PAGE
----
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Complete Explanation:
A satire critical of New York "Courier and Enquirer" editor, James Watson Webb for his journalistic assaults on exiled Hungarian revolutionary leader Louis Kossuth. Weitenkampf dates the cartoon 1852, but it may have appeared as early as December 1851, when Kossuth landed in New York for a much-publicized visit to seek American diplomatic and financial support for Hungary. His visit caused a sensation and he was greeted enthusiastically by most Americans, and was particularly embraced by libertarians and free-soilers. Webb's newspaper, however, was highly critical of Kossuth and his attempts to embroil the United States in the European conflict. Webb strides down the street, with his back to the viewer and a copy of the "Courier & Enquirer" with the headline "Kossuth," protruding from his back pocket.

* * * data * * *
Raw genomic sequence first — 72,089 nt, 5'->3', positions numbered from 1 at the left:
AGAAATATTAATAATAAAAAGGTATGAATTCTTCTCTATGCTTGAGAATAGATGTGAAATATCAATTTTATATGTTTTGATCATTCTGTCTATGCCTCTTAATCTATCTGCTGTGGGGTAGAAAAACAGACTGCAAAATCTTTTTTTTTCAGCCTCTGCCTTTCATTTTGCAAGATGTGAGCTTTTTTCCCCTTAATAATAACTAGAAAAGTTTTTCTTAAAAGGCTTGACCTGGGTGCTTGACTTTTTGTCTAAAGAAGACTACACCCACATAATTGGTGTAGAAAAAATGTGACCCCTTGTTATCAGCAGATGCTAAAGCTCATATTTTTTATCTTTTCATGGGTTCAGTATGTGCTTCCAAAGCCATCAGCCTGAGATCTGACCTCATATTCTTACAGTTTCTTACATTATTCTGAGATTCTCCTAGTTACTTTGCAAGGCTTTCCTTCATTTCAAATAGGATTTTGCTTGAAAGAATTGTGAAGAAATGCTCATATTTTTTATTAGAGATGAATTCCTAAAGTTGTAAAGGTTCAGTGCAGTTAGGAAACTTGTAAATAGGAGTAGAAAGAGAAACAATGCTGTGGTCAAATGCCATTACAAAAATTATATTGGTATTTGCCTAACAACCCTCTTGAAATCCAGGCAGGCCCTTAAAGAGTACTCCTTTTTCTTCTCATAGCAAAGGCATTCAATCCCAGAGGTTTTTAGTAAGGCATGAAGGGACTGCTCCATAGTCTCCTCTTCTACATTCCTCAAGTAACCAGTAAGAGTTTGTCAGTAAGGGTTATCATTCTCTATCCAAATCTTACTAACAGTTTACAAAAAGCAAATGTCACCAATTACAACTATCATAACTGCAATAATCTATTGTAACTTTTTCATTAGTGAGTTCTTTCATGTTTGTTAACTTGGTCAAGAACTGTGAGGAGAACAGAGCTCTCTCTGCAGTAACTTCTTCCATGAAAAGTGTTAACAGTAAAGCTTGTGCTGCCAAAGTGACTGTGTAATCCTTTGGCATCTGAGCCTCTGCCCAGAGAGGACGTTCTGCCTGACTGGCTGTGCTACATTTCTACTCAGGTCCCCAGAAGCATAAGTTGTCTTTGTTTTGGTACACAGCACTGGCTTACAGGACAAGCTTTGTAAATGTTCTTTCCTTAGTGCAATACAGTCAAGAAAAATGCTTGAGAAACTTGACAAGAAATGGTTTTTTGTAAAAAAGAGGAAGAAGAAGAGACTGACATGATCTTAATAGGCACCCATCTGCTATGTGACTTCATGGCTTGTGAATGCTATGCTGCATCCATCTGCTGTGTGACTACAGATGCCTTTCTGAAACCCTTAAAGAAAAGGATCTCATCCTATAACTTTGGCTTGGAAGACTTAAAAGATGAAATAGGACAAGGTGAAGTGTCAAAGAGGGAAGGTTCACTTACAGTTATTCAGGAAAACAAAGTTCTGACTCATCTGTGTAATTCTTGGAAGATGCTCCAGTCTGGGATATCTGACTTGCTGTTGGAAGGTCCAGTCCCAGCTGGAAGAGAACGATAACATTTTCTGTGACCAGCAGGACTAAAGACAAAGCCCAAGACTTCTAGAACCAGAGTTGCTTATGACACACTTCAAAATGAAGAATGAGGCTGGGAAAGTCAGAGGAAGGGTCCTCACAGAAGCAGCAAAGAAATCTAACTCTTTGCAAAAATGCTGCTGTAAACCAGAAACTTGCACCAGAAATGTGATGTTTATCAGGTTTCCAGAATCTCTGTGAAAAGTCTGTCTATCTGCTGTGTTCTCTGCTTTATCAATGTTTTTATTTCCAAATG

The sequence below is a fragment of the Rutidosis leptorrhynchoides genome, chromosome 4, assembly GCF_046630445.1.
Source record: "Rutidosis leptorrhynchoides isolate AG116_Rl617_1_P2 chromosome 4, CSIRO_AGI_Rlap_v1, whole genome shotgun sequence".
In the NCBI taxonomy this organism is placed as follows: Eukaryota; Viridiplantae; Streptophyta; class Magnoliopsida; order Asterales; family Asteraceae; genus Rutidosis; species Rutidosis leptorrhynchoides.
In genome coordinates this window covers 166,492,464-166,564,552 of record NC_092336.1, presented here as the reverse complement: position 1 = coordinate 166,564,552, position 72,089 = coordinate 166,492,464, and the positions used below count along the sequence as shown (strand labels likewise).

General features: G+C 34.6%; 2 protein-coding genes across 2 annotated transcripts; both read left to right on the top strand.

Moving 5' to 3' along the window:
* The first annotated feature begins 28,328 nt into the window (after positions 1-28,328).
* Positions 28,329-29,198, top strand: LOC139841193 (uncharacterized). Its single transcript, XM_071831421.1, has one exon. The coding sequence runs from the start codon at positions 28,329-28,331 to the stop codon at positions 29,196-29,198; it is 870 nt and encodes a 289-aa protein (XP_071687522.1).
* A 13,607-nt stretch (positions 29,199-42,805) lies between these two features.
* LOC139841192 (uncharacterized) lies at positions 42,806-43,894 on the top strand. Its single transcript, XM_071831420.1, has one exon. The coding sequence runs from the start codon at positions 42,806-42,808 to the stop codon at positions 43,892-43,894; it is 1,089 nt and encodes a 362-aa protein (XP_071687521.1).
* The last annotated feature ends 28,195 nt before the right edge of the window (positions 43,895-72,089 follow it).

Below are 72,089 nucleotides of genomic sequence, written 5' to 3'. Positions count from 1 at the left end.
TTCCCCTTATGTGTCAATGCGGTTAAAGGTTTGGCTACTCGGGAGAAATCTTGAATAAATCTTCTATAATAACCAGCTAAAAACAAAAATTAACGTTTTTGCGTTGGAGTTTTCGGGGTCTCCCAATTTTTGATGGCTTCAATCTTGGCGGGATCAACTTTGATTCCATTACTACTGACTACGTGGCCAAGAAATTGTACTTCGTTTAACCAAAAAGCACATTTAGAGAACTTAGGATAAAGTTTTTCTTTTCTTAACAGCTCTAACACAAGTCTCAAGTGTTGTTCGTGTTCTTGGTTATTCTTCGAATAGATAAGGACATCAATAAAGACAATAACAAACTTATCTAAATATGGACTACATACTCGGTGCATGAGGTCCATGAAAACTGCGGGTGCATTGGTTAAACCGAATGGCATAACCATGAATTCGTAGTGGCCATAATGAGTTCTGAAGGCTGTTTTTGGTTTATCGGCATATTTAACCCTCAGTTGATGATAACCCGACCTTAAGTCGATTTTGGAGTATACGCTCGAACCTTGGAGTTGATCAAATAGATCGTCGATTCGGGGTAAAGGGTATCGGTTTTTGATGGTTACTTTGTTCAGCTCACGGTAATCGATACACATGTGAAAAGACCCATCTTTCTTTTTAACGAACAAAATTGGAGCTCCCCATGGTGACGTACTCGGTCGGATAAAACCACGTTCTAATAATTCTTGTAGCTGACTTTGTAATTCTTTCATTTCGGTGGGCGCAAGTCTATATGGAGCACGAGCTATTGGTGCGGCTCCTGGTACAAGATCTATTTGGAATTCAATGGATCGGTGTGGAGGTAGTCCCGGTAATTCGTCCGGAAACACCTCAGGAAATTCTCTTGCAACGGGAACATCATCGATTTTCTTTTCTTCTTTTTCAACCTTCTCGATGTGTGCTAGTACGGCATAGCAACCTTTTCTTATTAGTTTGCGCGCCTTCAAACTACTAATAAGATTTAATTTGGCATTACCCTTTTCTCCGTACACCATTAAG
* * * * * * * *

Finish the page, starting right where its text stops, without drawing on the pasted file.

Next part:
To the left a young apprentice at the entrance of a blacksmith shop points out Webb to his master, who is at work inside. He says, "Say! Boss! he's a comein, yer told me to call yer when he went past, it's the man what wrote all that Stuf agin the Hungarians." The blacksmith looks up and exclaims, "Good Gracious! here Bill, work this bellows here for a minute til I see that man, I wouldn't miss having a good look at that man for a new ten cent peice he must be a curiosity." To the right, two small children and a crowd of people watch Webb pass by, among them a tall man closely resembling Kossuth.

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